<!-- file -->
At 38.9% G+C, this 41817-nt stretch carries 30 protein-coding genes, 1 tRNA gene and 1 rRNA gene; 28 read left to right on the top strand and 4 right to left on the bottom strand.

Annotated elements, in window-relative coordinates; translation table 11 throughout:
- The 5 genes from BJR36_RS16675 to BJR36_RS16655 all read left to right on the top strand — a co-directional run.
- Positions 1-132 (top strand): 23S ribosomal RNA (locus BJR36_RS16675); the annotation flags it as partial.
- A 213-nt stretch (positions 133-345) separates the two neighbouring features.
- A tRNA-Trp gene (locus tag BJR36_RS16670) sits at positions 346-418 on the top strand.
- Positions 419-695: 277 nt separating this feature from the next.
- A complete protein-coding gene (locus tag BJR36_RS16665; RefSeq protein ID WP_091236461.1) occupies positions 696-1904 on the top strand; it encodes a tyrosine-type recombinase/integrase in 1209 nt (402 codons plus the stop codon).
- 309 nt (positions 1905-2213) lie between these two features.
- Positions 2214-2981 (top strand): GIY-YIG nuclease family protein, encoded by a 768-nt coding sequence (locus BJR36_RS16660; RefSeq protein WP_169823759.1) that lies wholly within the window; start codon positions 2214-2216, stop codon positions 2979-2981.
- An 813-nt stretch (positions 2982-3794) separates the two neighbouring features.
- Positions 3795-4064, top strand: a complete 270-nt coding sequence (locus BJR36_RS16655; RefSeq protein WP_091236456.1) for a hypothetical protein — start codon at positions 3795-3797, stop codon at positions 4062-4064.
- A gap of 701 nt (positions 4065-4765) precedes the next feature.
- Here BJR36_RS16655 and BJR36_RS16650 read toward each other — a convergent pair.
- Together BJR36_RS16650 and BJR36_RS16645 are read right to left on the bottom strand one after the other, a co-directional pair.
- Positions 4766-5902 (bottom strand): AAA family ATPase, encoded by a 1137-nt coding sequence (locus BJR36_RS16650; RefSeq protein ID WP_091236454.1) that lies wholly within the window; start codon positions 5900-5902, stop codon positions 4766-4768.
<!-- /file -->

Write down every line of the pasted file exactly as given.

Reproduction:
At 38.9% G+C, this 41817-nt stretch carries 30 protein-coding genes, 1 tRNA gene and 1 rRNA gene; 28 read left to right on the top strand and 4 right to left on the bottom strand.

Annotated elements, in window-relative coordinates; translation table 11 throughout:
- The 5 genes from BJR36_RS16675 to BJR36_RS16655 all read left to right on the top strand — a co-directional run.
- Positions 1-132 (top strand): 23S ribosomal RNA (locus BJR36_RS16675); the annotation flags it as partial.
- A 213-nt stretch (positions 133-345) separates the two neighbouring features.
- A tRNA-Trp gene (locus tag BJR36_RS16670) sits at positions 346-418 on the top strand.
- Positions 419-695: 277 nt separating this feature from the next.
- A complete protein-coding gene (locus tag BJR36_RS16665; RefSeq protein ID WP_091236461.1) occupies positions 696-1904 on the top strand; it encodes a tyrosine-type recombinase/integrase in 1209 nt (402 codons plus the stop codon).
- 309 nt (positions 1905-2213) lie between these two features.
- Positions 2214-2981 (top strand): GIY-YIG nuclease family protein, encoded by a 768-nt coding sequence (locus BJR36_RS16660; RefSeq protein WP_169823759.1) that lies wholly within the window; start codon positions 2214-2216, stop codon positions 2979-2981.
- An 813-nt stretch (positions 2982-3794) separates the two neighbouring features.
- Positions 3795-4064, top strand: a complete 270-nt coding sequence (locus BJR36_RS16655; RefSeq protein WP_091236456.1) for a hypothetical protein — start codon at positions 3795-3797, stop codon at positions 4062-4064.
- A gap of 701 nt (positions 4065-4765) precedes the next feature.
- Here BJR36_RS16655 and BJR36_RS16650 read toward each other — a convergent pair.
- Together BJR36_RS16650 and BJR36_RS16645 are read right to left on the bottom strand one after the other, a co-directional pair.
- Positions 4766-5902 (bottom strand): AAA family ATPase, encoded by a 1137-nt coding sequence (locus BJR36_RS16650; RefSeq protein ID WP_091236454.1) that lies wholly within the window; start codon positions 5900-5902, stop codon positions 4766-4768.